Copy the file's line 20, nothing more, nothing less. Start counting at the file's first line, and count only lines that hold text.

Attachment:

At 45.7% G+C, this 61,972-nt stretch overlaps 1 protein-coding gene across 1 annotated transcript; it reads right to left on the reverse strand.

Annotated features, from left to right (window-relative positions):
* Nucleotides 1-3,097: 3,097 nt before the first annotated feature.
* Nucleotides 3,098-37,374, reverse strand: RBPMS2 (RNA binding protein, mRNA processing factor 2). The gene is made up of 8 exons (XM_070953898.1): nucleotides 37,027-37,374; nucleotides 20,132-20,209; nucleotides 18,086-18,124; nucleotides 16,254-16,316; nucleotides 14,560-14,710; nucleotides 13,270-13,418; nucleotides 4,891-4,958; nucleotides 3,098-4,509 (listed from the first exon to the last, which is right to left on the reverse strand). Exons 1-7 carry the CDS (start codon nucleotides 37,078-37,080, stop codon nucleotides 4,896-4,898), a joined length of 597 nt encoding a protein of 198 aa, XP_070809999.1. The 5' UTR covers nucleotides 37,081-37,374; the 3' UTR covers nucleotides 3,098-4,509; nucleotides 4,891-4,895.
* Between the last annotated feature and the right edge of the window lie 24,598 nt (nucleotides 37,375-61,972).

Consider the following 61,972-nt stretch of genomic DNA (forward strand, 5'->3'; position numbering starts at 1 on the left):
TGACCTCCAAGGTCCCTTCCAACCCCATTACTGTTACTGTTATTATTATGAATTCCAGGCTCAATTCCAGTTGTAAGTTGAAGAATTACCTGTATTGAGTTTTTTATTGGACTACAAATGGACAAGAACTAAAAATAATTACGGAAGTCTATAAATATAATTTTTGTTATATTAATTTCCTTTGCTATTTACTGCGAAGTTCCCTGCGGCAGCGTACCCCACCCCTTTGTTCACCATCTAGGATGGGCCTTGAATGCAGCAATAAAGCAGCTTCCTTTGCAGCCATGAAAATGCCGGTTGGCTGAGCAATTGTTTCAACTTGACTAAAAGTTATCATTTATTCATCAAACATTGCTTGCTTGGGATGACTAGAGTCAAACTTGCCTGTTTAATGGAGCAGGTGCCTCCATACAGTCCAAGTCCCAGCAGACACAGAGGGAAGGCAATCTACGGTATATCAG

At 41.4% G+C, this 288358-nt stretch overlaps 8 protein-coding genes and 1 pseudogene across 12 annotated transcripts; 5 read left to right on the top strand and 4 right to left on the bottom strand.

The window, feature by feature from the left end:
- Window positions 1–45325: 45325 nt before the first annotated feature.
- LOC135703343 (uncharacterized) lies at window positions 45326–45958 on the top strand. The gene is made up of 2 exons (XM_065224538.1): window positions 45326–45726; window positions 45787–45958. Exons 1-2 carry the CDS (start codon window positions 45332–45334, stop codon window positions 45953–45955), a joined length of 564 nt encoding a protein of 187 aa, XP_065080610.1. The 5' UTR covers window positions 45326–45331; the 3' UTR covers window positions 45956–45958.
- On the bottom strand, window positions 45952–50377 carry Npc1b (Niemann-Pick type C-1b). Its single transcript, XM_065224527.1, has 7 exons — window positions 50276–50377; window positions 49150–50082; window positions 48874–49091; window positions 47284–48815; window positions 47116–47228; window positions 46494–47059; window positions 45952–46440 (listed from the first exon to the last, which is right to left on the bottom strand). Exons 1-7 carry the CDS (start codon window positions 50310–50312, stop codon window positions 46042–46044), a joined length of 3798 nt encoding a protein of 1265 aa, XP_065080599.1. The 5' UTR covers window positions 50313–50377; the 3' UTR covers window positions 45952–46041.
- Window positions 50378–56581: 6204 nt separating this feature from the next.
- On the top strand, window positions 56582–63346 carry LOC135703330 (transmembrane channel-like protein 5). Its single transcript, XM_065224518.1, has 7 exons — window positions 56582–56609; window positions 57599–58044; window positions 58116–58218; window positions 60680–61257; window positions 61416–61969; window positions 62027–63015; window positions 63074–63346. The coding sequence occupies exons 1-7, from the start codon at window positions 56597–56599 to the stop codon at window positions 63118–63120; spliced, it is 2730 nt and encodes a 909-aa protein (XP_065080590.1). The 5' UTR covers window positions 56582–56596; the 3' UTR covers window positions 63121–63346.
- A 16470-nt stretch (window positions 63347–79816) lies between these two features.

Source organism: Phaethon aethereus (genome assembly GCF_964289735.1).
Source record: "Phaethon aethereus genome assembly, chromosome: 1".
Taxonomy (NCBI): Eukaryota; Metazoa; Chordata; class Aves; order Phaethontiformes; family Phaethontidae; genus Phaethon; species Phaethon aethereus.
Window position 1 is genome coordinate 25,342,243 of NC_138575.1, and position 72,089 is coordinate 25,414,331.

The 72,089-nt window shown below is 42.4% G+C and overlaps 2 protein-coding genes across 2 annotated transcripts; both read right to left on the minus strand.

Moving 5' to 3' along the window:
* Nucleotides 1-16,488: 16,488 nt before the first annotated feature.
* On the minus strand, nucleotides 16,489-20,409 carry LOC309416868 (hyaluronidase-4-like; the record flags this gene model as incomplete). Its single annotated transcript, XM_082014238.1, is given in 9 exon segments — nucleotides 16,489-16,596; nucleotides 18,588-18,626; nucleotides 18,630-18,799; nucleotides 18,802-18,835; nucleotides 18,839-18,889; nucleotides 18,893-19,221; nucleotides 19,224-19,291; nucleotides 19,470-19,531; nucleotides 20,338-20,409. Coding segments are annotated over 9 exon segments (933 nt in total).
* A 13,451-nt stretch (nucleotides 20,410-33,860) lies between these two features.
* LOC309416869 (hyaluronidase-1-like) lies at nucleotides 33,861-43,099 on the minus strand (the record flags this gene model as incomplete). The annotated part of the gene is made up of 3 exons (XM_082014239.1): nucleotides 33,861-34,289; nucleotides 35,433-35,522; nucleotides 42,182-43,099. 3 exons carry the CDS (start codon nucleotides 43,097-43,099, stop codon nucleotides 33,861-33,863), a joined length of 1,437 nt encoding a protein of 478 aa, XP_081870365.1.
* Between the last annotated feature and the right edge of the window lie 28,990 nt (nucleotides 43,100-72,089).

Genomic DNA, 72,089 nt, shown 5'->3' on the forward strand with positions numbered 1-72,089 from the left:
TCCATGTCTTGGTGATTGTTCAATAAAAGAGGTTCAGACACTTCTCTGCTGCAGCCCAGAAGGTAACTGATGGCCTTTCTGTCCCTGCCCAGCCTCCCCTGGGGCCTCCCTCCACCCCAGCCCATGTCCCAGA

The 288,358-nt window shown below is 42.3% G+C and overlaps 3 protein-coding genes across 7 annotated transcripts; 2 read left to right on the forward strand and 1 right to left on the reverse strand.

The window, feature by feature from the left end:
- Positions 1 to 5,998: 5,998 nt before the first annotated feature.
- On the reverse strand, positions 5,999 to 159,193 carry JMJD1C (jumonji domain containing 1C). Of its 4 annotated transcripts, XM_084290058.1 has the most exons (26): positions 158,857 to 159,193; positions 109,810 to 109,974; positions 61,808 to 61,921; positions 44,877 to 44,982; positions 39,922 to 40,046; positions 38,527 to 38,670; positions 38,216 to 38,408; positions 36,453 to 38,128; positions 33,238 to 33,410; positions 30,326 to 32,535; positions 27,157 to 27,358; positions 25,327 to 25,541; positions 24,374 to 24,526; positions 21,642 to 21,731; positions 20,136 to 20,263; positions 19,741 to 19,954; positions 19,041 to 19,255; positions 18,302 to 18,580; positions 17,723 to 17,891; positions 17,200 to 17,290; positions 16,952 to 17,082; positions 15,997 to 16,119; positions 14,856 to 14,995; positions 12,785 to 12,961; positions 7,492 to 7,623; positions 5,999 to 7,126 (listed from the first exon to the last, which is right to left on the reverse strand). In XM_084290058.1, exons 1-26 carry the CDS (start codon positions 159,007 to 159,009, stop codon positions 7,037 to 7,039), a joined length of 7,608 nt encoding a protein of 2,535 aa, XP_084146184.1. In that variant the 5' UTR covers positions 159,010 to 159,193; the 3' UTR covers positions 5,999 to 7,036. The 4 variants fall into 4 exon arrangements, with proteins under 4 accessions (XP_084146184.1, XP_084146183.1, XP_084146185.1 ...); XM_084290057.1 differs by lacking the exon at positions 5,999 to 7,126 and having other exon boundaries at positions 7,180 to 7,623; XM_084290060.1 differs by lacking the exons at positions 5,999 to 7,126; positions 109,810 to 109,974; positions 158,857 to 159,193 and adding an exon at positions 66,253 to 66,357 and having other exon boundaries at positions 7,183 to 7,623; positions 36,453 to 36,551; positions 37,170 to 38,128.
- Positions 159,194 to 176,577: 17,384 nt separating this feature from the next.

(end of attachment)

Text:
The 72,089-nt window shown below is 42.4% G+C and overlaps 2 protein-coding genes across 2 annotated transcripts; both read right to left on the minus strand.